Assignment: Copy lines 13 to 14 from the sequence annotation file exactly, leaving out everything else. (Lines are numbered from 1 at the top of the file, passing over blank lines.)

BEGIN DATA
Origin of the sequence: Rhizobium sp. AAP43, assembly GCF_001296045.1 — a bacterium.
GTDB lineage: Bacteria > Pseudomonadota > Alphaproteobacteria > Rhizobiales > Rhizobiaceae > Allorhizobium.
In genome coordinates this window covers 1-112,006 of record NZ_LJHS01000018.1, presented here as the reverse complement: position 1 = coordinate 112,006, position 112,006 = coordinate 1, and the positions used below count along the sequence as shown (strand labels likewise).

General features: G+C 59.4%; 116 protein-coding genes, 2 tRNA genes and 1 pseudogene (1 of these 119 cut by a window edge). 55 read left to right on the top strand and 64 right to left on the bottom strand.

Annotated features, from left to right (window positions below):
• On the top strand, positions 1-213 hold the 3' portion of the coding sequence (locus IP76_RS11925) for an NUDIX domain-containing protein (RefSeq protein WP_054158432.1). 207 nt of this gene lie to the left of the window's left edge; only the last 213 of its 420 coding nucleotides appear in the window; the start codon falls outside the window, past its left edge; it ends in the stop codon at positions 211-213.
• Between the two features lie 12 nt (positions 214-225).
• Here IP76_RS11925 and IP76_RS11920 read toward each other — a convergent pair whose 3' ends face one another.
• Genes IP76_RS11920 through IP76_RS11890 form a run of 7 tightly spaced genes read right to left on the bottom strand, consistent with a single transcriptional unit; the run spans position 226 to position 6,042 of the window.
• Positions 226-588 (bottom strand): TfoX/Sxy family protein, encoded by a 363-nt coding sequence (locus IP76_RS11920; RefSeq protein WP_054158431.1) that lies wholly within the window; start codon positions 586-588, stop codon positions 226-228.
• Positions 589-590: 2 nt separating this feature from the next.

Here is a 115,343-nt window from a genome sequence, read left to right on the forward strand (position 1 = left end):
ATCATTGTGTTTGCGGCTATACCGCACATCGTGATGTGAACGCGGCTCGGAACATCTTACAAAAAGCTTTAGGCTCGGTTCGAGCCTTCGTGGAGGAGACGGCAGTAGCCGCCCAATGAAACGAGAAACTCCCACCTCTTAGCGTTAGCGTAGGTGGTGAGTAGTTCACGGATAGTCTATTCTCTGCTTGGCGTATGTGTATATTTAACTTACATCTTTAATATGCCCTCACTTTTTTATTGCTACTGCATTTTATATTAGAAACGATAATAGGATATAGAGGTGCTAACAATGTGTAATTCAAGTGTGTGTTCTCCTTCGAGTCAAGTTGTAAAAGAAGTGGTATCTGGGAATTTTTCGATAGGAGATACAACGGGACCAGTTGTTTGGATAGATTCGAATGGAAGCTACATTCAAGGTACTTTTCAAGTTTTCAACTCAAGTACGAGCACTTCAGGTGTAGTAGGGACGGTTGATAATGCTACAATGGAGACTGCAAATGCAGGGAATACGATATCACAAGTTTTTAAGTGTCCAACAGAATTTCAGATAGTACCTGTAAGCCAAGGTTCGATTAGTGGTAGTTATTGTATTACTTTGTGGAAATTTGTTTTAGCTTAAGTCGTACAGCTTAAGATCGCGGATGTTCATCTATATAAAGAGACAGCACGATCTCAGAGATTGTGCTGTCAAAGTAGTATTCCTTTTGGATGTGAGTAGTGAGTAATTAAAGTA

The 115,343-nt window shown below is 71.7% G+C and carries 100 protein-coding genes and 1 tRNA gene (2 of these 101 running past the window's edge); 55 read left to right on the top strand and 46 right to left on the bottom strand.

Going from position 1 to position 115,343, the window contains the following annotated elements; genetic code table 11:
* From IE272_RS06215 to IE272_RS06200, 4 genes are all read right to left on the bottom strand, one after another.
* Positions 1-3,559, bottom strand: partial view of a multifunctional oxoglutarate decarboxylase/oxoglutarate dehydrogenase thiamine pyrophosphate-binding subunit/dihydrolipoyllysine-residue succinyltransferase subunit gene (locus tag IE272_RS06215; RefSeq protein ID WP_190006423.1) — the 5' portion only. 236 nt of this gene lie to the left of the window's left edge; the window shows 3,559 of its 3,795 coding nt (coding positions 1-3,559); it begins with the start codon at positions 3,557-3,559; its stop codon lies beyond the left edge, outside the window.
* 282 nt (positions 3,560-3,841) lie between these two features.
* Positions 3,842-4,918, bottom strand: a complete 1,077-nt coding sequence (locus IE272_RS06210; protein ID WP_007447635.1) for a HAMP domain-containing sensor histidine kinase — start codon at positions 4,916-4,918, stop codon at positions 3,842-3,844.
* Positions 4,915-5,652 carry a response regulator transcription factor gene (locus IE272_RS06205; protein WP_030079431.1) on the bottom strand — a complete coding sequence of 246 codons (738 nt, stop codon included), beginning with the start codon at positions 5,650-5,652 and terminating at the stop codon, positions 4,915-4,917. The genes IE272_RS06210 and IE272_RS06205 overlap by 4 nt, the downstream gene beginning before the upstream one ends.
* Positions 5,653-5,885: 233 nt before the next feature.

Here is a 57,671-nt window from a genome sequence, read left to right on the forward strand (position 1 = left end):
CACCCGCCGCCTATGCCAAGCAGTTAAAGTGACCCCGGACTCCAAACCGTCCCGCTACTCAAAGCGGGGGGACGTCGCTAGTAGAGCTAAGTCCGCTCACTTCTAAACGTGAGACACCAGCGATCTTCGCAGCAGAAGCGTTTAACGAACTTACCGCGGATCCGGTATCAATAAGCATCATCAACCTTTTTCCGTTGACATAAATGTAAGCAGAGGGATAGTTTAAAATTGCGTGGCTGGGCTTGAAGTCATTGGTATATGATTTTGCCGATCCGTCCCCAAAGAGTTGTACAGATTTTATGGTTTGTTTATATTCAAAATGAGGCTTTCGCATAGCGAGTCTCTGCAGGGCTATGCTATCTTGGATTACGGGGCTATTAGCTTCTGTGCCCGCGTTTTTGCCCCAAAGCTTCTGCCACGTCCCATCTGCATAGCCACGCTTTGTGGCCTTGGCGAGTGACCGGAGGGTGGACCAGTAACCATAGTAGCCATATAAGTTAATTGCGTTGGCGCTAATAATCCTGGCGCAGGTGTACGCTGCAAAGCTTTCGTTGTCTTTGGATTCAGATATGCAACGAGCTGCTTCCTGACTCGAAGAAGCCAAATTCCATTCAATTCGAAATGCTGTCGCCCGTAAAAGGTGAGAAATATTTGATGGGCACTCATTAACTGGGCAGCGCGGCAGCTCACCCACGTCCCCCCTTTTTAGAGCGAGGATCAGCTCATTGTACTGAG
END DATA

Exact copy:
ATCATTGTGTTTGCGGCTATACCGCACATCGTGATGTGAACGCGGCTCGGAACATCTTACAAAAAGCTTTAGGCTCGGTTCGAGCCTTCGTGGAGGAGACGGCAGTAGCCGCCCAATGAAACGAGAAACTCCCACCTCTTAGCGTTAGCGTAGGTGGTGAGTAGTTCACGGATAGTCTATTCTCTGCTTGGCGTATGTGTATATTTAACTTACATCTTTAATATGCCCTCACTTTTTTATTGCTACTGCATTTTATATTAGAAACGATAATAGGATATAGAGGTGCTAACAATGTGTAATTCAAGTGTGTGTTCTCCTTCGAGTCAAGTTGTAAAAGAAGTGGTATCTGGGAATTTTTCGATAGGAGATACAACGGGACCAGTTGTTTGGATAGATTCGAATGGAAGCTACATTCAAGGTACTTTTCAAGTTTTCAACTCAAGTACGAGCACTTCAGGTGTAGTAGGGACGGTTGATAATGCTACAATGGAGACTGCAAATGCAGGGAATACGATATCACAAGTTTTTAAGTGTCCAACAGAATTTCAGATAGTACCTGTAAGCCAAGGTTCGATTAGTGGTAGTTATTGTATTACTTTGTGGAAATTTGTTTTAGCTTAAGTCGTACAGCTTAAGATCGCGGATGTTCATCTATATAAAGAGACAGCACGATCTCAGAGATTGTGCTGTCAAAGTAGTATTCCTTTTGGATGTGAGTAGTGAGTAATTAAAGTA

The 115,343-nt window shown below is 71.7% G+C and carries 100 protein-coding genes and 1 tRNA gene (2 of these 101 running past the window's edge); 55 read left to right on the top strand and 46 right to left on the bottom strand.